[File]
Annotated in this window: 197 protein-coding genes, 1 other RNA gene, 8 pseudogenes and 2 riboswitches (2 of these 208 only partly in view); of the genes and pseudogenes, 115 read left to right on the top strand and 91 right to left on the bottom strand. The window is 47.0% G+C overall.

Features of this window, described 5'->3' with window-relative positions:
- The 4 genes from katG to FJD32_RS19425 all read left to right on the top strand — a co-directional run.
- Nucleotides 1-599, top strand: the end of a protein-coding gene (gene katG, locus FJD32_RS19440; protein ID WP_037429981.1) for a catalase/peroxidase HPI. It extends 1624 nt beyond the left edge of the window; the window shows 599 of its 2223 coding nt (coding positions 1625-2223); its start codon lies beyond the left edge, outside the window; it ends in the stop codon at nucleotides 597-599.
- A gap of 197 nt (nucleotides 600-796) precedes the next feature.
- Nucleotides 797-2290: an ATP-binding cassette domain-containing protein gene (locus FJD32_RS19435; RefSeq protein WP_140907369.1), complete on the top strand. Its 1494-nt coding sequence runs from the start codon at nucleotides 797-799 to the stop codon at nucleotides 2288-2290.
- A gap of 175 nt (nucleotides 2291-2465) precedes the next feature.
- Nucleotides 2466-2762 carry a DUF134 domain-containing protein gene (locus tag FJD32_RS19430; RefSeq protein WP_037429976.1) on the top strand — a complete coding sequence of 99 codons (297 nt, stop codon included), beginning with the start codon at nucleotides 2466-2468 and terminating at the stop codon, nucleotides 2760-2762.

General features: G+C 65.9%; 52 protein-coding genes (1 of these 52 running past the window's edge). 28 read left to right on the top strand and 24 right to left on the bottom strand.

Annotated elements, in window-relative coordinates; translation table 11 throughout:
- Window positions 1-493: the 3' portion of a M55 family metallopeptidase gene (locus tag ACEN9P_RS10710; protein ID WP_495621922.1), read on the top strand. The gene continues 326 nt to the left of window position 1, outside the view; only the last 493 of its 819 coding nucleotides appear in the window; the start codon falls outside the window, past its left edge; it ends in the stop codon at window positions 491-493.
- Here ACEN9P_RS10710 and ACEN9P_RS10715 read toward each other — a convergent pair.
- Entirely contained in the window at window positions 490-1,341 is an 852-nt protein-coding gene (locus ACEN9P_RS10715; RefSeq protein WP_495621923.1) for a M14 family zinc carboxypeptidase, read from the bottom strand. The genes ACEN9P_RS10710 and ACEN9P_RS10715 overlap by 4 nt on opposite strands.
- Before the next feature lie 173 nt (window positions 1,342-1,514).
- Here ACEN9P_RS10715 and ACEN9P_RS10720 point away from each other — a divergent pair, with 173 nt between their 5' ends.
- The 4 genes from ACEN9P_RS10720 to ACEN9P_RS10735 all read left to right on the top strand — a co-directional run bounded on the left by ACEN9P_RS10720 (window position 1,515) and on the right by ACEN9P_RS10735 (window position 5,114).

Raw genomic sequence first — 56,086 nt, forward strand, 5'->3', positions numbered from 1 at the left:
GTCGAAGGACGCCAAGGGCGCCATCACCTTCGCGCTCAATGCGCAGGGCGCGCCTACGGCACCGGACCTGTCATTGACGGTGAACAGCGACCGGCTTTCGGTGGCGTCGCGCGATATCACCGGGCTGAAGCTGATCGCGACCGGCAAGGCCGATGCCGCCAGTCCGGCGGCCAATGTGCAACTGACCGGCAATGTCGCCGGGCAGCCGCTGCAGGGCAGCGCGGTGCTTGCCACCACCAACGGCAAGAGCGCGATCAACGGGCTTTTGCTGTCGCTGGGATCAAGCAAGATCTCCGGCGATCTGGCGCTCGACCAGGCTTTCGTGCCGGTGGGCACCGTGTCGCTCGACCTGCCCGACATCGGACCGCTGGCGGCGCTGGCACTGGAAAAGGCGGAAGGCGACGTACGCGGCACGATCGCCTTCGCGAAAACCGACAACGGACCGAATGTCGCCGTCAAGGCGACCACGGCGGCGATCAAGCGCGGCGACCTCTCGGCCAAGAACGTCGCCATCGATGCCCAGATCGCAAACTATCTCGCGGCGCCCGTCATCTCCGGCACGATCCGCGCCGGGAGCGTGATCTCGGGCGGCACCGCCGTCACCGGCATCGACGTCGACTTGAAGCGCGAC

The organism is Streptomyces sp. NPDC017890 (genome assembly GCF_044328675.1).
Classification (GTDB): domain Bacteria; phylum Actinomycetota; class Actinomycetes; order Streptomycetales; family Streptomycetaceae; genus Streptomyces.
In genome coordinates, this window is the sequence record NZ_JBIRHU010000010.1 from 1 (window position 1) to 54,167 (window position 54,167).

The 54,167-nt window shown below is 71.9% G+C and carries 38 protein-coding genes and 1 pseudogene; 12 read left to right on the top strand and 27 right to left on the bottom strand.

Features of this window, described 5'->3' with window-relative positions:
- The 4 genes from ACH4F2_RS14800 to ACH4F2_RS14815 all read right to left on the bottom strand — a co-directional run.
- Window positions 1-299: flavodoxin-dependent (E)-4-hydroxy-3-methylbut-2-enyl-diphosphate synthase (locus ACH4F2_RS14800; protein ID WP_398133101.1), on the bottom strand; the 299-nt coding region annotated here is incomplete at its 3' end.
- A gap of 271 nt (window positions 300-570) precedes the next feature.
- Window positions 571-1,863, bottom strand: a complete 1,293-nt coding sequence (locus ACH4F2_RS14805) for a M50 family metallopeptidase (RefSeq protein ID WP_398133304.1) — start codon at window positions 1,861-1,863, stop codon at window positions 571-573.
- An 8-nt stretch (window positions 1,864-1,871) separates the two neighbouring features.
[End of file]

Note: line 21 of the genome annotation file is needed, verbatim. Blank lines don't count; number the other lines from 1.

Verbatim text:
In genome coordinates, this window is the sequence record NZ_JBIRHU010000010.1 from 1 (window position 1) to 54,167 (window position 54,167).